What inspired you to create RockenWraps, and how are you evolving your business in these tough economic times?
Rockenwraps was born from my desire to make my own kits unique. It worked so well that I had all these other drummers constantly wanting some of the material as well. The ones we did for the current Slipknot tour are pretty cool. We did some really great Black Sparkle wraps with a gold “S” of the Slipknot logo on all the drums. Very classy looking. The band was very happy with them. Keeping above water in these economic times is always a challenge, but fortunately we seem to survive.
Earlier this year, Geoff Tate commented to me that Queensrÿche does not make money releasing albums but through touring, merchandise and outside projects. How do you feel about this, and what advice would you give to younger musicians coming up?
Yes, we do make most of our income by touring and selling merch. My best advice to up and comers is to learn and control everything about your business — accounting, management of your affairs, business decisions, people you hire…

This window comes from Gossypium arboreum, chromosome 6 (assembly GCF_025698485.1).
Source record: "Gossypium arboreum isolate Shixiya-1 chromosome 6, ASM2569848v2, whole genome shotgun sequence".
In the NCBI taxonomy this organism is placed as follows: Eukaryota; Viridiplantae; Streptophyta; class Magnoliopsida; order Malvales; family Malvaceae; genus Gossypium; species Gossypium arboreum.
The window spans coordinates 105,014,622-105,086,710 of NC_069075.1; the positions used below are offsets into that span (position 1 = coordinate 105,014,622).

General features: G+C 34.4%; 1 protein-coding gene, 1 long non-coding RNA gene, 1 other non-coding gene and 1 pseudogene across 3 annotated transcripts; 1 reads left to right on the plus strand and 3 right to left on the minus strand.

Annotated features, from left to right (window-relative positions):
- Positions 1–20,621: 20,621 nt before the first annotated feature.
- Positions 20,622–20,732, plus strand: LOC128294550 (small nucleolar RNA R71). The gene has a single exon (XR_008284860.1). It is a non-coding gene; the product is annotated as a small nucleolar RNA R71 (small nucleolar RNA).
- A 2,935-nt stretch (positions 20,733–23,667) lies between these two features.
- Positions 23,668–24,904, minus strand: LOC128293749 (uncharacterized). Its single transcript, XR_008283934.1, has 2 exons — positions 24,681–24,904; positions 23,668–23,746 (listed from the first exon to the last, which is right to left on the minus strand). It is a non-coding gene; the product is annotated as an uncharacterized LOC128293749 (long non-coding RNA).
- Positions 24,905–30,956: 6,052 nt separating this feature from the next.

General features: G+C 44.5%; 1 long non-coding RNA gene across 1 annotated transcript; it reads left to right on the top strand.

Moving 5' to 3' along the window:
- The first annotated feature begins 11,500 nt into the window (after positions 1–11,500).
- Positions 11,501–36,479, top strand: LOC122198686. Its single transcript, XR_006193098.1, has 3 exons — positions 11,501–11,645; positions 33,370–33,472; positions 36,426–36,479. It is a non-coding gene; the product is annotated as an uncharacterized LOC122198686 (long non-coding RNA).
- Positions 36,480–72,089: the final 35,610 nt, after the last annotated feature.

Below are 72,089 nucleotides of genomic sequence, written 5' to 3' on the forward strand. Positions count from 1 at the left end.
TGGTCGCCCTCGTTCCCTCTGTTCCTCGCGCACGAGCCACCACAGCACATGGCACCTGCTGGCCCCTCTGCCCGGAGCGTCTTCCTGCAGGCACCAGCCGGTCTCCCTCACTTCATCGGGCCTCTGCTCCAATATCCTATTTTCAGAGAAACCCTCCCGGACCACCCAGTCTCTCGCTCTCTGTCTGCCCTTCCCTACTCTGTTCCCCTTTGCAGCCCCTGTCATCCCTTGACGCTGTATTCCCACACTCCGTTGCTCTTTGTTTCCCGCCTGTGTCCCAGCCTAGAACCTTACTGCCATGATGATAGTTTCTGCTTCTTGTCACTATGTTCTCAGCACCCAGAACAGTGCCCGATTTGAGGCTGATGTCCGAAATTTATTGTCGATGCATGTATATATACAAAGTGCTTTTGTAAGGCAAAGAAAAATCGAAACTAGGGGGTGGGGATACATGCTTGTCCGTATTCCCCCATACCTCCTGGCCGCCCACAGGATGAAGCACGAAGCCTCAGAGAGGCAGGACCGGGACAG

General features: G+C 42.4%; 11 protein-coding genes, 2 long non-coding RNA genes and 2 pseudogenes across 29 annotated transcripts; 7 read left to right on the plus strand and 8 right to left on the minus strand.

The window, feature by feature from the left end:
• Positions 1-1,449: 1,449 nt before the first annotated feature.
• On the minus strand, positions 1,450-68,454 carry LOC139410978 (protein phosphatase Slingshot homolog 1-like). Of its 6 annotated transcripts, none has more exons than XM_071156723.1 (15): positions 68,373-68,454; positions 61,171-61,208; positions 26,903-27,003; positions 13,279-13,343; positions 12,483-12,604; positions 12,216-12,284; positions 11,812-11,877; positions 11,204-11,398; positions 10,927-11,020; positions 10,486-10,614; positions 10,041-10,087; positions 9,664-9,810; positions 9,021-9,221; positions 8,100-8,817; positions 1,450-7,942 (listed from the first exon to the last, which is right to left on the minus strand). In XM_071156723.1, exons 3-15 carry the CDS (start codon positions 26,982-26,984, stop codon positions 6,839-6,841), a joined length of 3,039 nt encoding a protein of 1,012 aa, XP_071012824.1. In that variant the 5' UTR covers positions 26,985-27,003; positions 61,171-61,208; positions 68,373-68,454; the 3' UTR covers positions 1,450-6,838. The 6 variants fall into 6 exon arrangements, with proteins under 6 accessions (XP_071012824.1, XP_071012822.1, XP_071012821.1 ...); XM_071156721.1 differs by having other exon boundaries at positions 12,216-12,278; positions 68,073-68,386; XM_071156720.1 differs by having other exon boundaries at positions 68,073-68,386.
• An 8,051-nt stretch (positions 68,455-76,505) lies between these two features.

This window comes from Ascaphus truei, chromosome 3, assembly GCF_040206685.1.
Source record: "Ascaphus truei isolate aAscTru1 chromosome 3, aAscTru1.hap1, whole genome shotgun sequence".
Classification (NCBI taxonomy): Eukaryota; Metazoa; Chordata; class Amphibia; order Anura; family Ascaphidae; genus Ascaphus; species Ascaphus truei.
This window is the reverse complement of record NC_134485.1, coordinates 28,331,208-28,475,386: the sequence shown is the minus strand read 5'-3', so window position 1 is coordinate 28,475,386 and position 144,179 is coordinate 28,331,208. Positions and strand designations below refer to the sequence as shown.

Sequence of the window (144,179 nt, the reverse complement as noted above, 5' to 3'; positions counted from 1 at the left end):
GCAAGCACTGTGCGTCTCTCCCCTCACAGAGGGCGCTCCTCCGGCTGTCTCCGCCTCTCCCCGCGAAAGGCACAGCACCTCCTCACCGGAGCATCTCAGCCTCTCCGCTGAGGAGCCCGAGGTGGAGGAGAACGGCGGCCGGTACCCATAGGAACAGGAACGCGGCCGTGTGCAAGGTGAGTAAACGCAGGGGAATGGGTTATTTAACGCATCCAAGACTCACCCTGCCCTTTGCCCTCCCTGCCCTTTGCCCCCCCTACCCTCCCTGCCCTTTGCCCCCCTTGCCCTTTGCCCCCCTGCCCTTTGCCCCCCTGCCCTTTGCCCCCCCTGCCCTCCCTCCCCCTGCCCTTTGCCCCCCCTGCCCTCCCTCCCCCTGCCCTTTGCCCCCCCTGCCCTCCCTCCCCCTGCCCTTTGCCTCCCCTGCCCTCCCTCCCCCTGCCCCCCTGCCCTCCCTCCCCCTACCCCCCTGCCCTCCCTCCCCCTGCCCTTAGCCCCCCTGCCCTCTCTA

You have drum wraps and composing, Geoff has wine and Michael has a clothing line. Have you ever tried Geoff’s Insania brand or Michael’s Whipwear clothing line?
Yes. Geoff’s wine is fantastic and Michael’s clothing is top of the line. Eddie [Jackson] has been working on some other music of his own, and yes, we always help each other by referring business where needed.
As you get older, how do you juggle touring, working on your outside projects and being a father?
You just get by. I suppose all the years of doing this type of lifestyle has taught me how to juggle it all. Thank the Lord for my family being so supportive!
Any chance your other group Slave To The System will record or tour again?
Yes, we are working on new material as we speak. Slave To The System is a great escape for all of us involved. We have great chemistry together. More news will be coming soon. We actually have one new song that is included on my Albino Farm soundtrack CD, which is available at my website.
Finally, what do you think your fans would be surprised to learn about you?
I am just the guy next door.